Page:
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We are witnessing the remarkable transformation of the U.S. building sector with record emissions reductions that began in 2005.
In the U.S., from the Industrial Revolution (late 1700s) to 2005, as the buildings sector grew, so did sector energy consumption and CO2 emissions. This makes sense. We added about 3 billion to 5 billion square feet to our building stock each year, and as those buildings consumed energy to operate — electricity, natural gas, heating oil, etc. — energy consumption and emissions in the sector went up.
However, in 2005, something extraordinary happened; building operating energy and emissions decoupled from building sector growth:
- Since 2005, the carbon intensity of the entire U.S. building stock (CO2 emissions per square foot of floor area) actually declined by 39.8 percent for residential and 43.7 percent for commercial buildings.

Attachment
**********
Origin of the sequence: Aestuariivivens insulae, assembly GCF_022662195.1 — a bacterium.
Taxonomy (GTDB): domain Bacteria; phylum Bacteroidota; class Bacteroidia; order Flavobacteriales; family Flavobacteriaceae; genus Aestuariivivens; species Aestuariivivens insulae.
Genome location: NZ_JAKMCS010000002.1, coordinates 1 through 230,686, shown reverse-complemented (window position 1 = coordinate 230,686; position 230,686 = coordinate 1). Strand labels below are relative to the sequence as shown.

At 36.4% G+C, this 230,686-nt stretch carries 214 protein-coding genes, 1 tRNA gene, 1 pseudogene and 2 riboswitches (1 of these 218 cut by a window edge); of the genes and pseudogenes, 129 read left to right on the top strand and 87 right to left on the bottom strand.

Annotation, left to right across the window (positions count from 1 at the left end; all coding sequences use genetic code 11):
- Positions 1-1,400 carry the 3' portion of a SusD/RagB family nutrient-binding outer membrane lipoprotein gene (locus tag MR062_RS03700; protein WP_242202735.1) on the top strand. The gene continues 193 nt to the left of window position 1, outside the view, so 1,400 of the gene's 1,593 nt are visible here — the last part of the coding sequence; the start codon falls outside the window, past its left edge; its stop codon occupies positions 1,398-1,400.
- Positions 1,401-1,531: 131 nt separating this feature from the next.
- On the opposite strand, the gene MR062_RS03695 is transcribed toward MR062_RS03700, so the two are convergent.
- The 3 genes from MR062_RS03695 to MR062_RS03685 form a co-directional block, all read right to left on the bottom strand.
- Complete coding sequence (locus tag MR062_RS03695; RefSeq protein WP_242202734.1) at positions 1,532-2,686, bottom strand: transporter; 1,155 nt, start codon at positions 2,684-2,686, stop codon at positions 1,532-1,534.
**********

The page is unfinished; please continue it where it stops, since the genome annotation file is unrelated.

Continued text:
- From 2005 to 2022, the U.S. added 62.5 billion square feet to its building stock — the equivalent to adding about six cities the size of Boston each year – but building sector operating energy consumption did not increase (down 3.5 percent) and CO2 emissions declined 28.4 percent.
- From 2010 to 2022, residential and commercial building energy consumers saved approximately $530 billion total from 2010 projected energy costs. That means more money is being spent throughout the economy on clothing, food, education, travel, electronics, construction, equipment and housing.